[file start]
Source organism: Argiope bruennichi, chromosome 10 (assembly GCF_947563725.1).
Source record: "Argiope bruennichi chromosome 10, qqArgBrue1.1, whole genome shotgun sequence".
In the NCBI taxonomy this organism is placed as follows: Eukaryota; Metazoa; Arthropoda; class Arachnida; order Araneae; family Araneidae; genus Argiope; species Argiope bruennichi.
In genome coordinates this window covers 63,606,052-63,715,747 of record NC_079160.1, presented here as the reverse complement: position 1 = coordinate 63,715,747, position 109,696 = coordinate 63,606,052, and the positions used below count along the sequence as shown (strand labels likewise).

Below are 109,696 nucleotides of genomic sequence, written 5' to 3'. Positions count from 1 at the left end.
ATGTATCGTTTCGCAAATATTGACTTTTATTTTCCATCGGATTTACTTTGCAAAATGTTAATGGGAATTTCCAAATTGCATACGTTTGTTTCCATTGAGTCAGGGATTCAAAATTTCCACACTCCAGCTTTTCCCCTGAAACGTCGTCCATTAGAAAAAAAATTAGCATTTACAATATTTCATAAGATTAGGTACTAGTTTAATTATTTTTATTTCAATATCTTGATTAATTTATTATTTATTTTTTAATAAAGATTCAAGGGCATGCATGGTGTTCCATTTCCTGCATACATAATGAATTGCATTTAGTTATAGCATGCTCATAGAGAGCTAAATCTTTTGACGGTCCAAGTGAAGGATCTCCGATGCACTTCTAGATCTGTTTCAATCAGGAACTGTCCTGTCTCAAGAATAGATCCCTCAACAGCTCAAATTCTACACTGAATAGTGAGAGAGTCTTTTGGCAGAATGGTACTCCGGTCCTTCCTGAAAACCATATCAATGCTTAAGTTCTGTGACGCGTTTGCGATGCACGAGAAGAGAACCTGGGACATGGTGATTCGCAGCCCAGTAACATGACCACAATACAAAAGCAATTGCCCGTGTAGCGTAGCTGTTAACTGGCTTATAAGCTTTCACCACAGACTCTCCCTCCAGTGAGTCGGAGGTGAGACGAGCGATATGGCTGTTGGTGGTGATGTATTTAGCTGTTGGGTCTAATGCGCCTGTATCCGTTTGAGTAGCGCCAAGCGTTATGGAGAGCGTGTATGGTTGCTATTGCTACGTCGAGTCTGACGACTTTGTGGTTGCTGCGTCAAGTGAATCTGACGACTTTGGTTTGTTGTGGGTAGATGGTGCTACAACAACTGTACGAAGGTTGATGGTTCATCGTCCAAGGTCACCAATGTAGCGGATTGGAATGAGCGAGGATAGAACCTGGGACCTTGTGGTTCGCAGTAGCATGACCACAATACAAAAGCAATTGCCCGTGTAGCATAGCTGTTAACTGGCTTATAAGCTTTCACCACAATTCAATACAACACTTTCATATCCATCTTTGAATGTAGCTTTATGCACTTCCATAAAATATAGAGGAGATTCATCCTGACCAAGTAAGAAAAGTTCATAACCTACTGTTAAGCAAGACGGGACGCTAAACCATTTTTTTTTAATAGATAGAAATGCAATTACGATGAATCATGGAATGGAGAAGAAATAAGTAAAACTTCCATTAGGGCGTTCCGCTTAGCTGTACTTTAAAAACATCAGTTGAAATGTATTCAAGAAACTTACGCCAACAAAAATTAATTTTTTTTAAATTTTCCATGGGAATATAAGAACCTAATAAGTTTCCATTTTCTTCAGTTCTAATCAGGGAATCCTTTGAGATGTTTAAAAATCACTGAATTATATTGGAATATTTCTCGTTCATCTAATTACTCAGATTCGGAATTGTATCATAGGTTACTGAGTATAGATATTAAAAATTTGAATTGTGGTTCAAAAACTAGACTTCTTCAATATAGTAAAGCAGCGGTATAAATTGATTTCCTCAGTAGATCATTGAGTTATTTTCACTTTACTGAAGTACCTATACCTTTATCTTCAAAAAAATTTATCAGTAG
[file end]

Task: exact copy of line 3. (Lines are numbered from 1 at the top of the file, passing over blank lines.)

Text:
In the NCBI taxonomy this organism is placed as follows: Eukaryota; Metazoa; Arthropoda; class Arachnida; order Araneae; family Araneidae; genus Argiope; species Argiope bruennichi.